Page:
Clearly the way in which the narrator is shown to be a rather limited individual who is very unsympathetic and lacking in empathy is revealed at key points in his narrative. Consider, for example, the numerous faux-pas that the narrator makes in his conversation with Robert, much to his wife's chagrin and disgust. One example of this is when he struggles to find something to say and asks Robert about his journey:
Then I wanted to say something else, small-talk, about the scenic ride along the Hudson. How going to New York, you should sit on the right-hand side of the train, and coming from New York, the left-hand side.
We see in this quote the narrator's own inarticulate nature and his desire to make "small-talk," and how this desire leads him to draw reference to Robert's blindness. Such an example, combined with others, such as when the narrator turns the television on when he gets bored of the conversation, shows him to be inarticulate and isolated and also very unsympathetic and lacking in empathy. It also can make us feel slightly sorry for him, as he desires to be able to communicate, but is lacking in the skills of building and establishing relationships.
In answering your question, the first thing we should do is clearly define the terms and then, emerging from ambiguity, an answer will begin to present itself.
Style is the manner in which the author tells the story. As for character, here is where we hit a snag, because the word sets itself up as a double-entendre. By character do you mean the personality of the author? Or do you mean the key person the author is attempting to depict in the plot?
Actually that question is revolved by the word narrator, which makes it clear that the "author" we refer is an entity that the true author of the book uses as the medium through which the story will emerge.
Think of having a conversation with someone and everything will make more sense. You can tell what kind of person someone is after talking to them for a few hours. If you're really intuitive, you can tell after a few minutes.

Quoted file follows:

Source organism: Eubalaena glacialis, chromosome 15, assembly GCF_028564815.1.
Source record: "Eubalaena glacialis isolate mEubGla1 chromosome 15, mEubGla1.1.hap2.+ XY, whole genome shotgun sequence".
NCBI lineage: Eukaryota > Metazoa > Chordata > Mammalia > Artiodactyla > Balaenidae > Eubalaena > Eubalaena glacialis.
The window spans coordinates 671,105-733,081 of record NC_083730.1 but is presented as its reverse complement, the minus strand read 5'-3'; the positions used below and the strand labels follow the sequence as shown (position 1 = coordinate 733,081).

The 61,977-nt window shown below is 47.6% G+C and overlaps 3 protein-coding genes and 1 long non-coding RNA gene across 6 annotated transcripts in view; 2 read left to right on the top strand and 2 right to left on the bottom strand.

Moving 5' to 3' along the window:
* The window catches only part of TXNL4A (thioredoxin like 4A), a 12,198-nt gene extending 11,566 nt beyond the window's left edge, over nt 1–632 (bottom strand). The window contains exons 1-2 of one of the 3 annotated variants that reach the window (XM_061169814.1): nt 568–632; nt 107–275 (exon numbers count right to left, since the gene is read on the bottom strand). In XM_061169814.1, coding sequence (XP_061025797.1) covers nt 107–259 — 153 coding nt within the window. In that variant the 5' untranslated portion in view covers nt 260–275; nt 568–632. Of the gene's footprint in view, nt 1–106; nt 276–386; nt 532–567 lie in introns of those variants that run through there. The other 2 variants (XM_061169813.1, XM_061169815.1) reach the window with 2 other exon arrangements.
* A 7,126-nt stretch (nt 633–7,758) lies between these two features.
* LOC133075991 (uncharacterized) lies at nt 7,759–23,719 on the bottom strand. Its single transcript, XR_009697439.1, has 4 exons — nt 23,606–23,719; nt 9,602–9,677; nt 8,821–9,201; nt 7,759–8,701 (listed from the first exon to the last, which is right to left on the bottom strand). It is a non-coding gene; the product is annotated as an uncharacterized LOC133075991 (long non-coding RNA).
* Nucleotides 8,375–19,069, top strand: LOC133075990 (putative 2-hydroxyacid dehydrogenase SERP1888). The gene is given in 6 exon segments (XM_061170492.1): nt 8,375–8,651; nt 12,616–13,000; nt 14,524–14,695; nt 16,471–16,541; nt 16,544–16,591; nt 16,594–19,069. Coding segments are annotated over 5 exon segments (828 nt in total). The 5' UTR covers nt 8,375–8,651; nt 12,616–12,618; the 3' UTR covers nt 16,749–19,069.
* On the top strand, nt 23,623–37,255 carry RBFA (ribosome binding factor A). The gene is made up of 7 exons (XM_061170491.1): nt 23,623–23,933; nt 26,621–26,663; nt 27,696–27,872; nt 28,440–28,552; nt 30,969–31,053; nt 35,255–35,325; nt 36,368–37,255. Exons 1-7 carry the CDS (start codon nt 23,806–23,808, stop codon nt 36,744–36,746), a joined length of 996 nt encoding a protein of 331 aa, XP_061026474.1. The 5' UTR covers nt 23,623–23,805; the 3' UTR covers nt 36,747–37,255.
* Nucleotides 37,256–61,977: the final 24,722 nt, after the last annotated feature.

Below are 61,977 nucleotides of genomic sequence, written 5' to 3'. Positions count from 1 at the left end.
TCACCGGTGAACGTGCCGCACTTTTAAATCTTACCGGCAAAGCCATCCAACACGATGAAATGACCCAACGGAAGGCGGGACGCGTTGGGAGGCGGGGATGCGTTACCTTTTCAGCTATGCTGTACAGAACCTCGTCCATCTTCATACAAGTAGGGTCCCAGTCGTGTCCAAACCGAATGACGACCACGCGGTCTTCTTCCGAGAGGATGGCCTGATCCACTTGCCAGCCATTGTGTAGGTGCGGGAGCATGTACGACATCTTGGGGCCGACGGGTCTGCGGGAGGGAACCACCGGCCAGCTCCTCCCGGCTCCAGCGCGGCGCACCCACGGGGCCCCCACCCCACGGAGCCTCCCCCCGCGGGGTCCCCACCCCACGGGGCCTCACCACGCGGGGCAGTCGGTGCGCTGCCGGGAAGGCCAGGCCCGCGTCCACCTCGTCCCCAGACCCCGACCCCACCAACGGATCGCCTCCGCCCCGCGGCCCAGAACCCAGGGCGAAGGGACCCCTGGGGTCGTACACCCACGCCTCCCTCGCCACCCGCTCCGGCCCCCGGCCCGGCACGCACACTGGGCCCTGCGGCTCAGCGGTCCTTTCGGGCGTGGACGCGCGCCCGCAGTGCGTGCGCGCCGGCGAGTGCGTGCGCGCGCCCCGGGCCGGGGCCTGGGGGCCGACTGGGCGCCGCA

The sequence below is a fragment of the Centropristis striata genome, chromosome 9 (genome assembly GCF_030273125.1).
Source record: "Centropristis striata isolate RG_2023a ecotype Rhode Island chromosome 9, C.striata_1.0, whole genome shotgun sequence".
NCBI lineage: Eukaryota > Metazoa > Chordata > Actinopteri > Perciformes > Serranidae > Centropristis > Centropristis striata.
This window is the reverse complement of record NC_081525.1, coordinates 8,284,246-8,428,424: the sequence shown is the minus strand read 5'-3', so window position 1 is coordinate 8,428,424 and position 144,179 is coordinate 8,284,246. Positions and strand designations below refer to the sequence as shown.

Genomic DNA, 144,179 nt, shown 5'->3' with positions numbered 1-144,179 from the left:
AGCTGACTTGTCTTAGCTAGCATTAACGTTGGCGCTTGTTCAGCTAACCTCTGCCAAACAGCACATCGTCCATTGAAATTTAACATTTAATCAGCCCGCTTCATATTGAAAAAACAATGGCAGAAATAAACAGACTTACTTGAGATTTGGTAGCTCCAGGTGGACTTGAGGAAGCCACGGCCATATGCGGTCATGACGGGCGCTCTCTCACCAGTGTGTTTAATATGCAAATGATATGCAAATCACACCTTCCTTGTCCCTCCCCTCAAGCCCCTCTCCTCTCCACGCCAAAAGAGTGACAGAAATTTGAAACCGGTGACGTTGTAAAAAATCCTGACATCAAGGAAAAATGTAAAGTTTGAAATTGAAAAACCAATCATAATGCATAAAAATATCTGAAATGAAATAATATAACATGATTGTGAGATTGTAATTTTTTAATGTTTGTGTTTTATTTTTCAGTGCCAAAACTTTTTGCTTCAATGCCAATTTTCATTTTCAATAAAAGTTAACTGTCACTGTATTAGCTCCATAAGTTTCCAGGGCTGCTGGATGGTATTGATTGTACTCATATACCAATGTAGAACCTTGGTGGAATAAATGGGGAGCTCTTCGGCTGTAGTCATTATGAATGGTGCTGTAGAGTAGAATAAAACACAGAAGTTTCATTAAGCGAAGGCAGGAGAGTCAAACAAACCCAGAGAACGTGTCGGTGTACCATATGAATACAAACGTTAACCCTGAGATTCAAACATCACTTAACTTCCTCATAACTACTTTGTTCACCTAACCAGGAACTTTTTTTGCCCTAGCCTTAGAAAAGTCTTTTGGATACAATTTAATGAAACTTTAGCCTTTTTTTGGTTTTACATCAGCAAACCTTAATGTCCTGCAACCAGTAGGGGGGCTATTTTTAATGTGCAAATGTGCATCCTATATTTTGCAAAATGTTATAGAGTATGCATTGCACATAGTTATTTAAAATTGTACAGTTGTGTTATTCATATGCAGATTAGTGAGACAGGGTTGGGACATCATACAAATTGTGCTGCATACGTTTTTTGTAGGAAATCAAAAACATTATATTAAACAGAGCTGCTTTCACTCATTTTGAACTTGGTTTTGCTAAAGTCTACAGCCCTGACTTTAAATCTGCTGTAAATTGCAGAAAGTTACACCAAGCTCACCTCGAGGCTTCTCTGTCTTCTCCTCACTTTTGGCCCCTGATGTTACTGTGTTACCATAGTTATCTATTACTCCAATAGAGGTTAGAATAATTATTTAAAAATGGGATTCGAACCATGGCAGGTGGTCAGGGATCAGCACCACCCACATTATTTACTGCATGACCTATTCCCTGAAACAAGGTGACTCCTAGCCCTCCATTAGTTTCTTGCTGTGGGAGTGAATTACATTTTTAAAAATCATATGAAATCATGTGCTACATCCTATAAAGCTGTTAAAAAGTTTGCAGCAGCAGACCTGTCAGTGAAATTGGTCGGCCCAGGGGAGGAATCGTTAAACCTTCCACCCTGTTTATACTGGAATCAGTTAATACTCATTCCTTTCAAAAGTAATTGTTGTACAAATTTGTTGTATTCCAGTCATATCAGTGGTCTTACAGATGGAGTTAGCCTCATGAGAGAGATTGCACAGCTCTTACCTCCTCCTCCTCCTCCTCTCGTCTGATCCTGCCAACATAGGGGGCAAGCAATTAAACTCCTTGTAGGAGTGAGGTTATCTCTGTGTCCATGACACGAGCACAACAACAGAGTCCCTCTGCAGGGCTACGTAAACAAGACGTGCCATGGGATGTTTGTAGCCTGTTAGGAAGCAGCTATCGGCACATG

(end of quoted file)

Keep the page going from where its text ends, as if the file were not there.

The same is true for a skilled reader who is familiar with the literary field. Sometimes the character of a narrator will be clear in the first few paragraphs. Other times it may take us awhile to really develop an understanding of what they stand for.
Think of the expressions they use, the quality of their language. Is it coarse, or refined? Poetic? Rambling? What emotion-related words do they use to describe events in the plot? Perhaps they are totally distanced and unbiased.
Sometimes we learn more about a narrator's character from the observations they make about others than by what they say about themselves. Consider as an example, Nick Carraway, the narrator in Fitzgerald's The Great Gatsby. We never really learn anything about Nick, but based on the scenes he selects to reveal to the reader, we can see what catches his attention by being contrary to the "norms" of his own thoughts and emotions (namely the erratic, reckless behavior of people who suddenly have come into wealth).
I would suggest paying attention to a few key things. What does the narrator chose to describe? How does he react to these events? What type of expressions and/or colloquialisms does the narrator use? What type of references does he make (this last one will take some cultural awareness)? Once you start picking up on these things, other categories will begin to present themselves for inquiry.
Overall, treat the book as a conversation with the narrator and it will come a lot more naturally.